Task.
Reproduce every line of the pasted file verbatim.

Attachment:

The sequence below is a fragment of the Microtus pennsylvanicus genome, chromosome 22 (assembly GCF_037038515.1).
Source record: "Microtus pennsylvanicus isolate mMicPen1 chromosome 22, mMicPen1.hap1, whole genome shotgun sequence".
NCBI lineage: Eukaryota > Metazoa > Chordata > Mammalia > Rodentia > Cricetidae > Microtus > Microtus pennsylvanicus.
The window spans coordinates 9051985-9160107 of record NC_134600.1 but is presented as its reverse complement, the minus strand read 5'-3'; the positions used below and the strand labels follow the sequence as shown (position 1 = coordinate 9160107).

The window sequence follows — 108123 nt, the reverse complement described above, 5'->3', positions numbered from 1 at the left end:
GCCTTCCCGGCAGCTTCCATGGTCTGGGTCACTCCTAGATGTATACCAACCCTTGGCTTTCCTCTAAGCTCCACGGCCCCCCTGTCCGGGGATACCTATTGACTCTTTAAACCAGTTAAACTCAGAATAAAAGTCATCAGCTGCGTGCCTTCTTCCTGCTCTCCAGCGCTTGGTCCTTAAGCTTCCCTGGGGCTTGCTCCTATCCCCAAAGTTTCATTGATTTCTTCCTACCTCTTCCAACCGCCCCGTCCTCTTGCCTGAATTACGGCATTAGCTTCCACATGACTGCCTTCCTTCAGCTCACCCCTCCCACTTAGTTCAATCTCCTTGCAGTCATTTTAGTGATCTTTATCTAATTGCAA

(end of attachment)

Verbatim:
The sequence below is a fragment of the Microtus pennsylvanicus genome, chromosome 22 (assembly GCF_037038515.1).
Source record: "Microtus pennsylvanicus isolate mMicPen1 chromosome 22, mMicPen1.hap1, whole genome shotgun sequence".
NCBI lineage: Eukaryota > Metazoa > Chordata > Mammalia > Rodentia > Cricetidae > Microtus > Microtus pennsylvanicus.
The window spans coordinates 9051985-9160107 of record NC_134600.1 but is presented as its reverse complement, the minus strand read 5'-3'; the positions used below and the strand labels follow the sequence as shown (position 1 = coordinate 9160107).

The window sequence follows — 108123 nt, the reverse complement described above, 5'->3', positions numbered from 1 at the left end:
GCCTTCCCGGCAGCTTCCATGGTCTGGGTCACTCCTAGATGTATACCAACCCTTGGCTTTCCTCTAAGCTCCACGGCCCCCCTGTCCGGGGATACCTATTGACTCTTTAAACCAGTTAAACTCAGAATAAAAGTCATCAGCTGCGTGCCTTCTTCCTGCTCTCCAGCGCTTGGTCCTTAAGCTTCCCTGGGGCTTGCTCCTATCCCCAAAGTTTCATTGATTTCTTCCTACCTCTTCCAACCGCCCCGTCCTCTTGCCTGAATTACGGCATTAGCTTCCACATGACTGCCTTCCTTCAGCTCACCCCTCCCACTTAGTTCAATCTCCTTGCAGTCATTTTAGTGATCTTTATCTAATTGCAA